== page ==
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Lawsuit by protester punched during arrest now includes city officials

Some judges are releasing young people facing charges to protect them from the spread of COVID-19.
Airman 1st Class Joseph Barron
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A gavel rests inside the court room of the 100th Air Refueling Wing base legal office at RAF Mildenhall, England, May 28, 2019. The attorneys in the legal office offer commanders legal advice and also provide services like notaries, power of attorneys, wills and legal assistance to Team Mildenhall. (U.S. Air Force photo by Airman 1st Class Joseph Barron)

The city, Louisville Metro Police Department and its chief now face litigation after an LMPD investigation exonerated an officer who repeatedly punched a protester during an arrest last year.

Officer Aaron Ambers was cleared of violating the department’s de-escalation and use of force policies, even though he was caught on video last April repeatedly punching a restrained Denorver “Dee” Garrett while trying to handcuff him. 

Garrett’s attorney, David Mour, recently expanded an existing lawsuit against Ambers to include Metro Government, the entire police department, other officers involved in the arrest and LMPD Chief Erika Shields.

“Saying that ‘our officers aren't trained very well,’ and ‘this officer wasn't properly trained, but it's not wholly his fault, so therefore, we're not going to make any findings of misconduct against him,’ it’s just crazy to say,” Mour said. “If you haven't complied with your training, particularly when it comes to the use of deadly force or force against a citizen, but failure to comply with that training is not a policy violation, it begs the question of: Why are we wasting taxpayer money to train these police officers?”

The amended lawsuit brings forward new claims, including abuse of process and civil conspiracy, as well as gross negligence and reckless conduct. It also accuses Shields of failing to supervise and train officers — and alleges all defendants violated Garrett’s civil and constitutional rights under the color of law. Both of those claims could carry federal penalties.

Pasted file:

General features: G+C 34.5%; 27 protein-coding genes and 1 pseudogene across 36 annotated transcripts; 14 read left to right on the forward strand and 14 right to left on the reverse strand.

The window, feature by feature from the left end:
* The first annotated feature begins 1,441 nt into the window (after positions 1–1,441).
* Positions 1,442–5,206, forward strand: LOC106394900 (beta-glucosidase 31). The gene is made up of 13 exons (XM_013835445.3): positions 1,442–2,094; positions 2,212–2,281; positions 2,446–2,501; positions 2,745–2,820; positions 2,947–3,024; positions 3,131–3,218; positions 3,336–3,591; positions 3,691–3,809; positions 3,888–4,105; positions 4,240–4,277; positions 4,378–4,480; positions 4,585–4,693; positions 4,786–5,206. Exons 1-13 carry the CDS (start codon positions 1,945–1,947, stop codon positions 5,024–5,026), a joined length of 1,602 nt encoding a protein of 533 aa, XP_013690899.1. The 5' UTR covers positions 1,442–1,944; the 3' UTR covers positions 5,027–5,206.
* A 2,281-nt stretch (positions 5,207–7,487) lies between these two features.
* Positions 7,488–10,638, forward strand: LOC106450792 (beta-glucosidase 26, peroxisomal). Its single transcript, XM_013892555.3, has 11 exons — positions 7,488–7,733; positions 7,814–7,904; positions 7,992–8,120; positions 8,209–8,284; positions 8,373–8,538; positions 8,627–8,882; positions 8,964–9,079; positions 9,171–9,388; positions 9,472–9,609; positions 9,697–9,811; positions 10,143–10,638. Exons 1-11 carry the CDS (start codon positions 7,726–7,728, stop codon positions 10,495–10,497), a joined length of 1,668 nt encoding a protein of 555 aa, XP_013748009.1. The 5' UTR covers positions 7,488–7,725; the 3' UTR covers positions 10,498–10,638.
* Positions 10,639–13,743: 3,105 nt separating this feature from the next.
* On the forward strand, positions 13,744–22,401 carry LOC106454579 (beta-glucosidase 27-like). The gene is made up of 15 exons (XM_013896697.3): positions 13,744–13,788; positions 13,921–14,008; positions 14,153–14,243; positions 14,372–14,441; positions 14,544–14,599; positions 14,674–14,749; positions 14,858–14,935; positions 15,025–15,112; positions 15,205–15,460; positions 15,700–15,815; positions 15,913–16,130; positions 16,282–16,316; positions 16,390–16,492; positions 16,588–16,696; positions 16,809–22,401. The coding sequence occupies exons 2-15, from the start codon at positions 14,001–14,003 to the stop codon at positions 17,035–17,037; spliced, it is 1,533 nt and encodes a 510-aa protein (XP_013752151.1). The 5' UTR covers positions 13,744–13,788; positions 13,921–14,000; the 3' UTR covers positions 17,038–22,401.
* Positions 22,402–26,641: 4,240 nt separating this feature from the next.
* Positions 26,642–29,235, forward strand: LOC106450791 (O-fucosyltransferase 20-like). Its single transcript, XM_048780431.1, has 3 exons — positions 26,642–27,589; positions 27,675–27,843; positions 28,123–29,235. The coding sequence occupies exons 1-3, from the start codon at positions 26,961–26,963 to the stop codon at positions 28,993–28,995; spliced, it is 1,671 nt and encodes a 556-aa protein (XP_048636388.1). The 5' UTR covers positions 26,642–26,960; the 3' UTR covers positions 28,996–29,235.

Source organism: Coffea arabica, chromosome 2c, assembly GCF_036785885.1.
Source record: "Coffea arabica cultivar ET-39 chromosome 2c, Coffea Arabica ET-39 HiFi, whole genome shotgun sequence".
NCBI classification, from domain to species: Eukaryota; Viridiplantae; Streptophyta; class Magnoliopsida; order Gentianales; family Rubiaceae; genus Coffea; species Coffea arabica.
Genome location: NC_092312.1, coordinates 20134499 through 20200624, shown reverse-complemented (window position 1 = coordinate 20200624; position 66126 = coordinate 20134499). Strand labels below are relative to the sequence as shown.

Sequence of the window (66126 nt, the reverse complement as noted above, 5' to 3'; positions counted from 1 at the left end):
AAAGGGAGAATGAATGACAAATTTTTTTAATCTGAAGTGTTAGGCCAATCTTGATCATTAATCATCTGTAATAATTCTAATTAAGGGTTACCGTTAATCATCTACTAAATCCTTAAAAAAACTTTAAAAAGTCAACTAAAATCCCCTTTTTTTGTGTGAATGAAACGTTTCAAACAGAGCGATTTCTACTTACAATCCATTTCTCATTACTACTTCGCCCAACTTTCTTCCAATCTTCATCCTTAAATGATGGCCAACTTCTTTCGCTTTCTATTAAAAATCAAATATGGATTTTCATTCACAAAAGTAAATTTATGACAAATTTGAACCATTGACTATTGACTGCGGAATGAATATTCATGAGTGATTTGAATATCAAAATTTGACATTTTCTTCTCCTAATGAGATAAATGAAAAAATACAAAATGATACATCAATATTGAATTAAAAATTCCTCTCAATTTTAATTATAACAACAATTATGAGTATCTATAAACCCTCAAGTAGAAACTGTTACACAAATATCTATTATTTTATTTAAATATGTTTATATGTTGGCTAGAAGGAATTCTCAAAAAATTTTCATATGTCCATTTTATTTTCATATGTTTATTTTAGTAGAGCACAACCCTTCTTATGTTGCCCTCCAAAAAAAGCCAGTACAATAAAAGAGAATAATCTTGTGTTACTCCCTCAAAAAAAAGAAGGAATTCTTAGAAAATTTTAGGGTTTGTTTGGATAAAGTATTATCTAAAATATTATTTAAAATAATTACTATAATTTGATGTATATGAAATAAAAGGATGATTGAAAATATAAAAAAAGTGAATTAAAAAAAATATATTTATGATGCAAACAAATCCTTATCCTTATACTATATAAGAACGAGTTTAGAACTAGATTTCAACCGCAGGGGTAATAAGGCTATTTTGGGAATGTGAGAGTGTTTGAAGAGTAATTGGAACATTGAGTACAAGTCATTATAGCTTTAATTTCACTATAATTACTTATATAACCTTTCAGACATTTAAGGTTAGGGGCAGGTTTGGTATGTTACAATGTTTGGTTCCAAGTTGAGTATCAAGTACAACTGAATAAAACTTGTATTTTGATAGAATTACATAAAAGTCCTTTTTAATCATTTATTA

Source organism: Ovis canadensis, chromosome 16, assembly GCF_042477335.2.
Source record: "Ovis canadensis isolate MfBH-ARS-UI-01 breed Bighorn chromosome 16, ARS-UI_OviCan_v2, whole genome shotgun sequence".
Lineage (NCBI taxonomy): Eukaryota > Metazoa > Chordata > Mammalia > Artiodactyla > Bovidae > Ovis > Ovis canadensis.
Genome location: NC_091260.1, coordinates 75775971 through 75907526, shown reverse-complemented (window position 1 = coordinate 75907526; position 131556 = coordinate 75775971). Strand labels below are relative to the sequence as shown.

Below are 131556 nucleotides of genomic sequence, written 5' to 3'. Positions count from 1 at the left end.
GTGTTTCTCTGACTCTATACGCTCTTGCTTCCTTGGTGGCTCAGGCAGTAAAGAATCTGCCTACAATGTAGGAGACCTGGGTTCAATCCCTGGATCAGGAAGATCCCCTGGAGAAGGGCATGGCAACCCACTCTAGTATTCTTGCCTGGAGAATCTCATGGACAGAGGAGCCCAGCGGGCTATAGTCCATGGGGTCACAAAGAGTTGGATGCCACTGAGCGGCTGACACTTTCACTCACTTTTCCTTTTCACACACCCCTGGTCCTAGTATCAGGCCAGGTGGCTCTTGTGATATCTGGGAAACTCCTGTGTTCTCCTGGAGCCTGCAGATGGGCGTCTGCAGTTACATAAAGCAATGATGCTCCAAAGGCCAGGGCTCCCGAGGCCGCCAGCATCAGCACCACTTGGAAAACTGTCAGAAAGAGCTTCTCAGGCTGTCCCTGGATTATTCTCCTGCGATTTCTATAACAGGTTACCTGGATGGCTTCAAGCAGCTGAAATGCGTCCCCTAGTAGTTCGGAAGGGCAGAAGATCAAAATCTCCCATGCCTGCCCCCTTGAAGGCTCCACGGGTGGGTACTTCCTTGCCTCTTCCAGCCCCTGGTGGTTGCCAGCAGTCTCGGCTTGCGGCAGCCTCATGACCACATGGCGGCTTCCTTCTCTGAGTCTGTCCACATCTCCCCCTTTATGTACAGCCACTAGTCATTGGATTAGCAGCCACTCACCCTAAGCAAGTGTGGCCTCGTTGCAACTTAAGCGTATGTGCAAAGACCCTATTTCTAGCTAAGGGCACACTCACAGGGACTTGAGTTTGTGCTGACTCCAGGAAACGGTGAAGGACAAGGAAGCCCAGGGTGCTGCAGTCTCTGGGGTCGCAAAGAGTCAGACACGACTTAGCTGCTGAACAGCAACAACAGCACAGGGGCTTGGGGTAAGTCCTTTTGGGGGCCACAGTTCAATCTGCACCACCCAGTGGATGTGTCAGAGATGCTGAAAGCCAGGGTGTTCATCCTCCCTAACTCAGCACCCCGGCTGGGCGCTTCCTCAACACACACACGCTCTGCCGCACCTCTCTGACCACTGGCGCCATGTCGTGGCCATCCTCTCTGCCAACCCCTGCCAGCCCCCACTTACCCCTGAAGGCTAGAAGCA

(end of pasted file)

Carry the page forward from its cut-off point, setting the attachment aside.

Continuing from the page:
Mour said he sent the information and materials related to the case to the Department of Justice in hopes that the federal agency will bring criminal charges against the officers involved. The DOJ has been investigating LMPD since last year for potential civil rights violations and has brought criminal charges against two former officers for their conduct during the 2020 protests in support of Black lives. 

Cory Evans, was convicted of deprivation of rights under the color of law for hitting a kneeling protester in the back of the head and was sentenced to two years in federal prison, and an additional two years of supervised release. The federal agency sought to charge Katie Crews with shooting pepper balls at someone while “standing on private property and not posing a threat” But a federal grand jury only indicted Crews of the same charge Evans was convicted of — deprivation of rights under the color of law.

“I'm sure the federal Department of Justice didn't come to Louisville, Kentucky, and spend all this money, time and resources to charge two police officers. I'm sure there's more to come,” Mour said. “I hope the DOJ takes notice because what I'd like them to do is indict [the defendant] police officers for criminal civil rights violations.”

Mour said, with federal claims on the table, he expects the U.S. District Court for the Western District of Kentucky to take over the case by mid-May. 

Yasmine Jumaa is LPM’s race and equity reporter. Email Yasmine at yjumaa@lpm.org.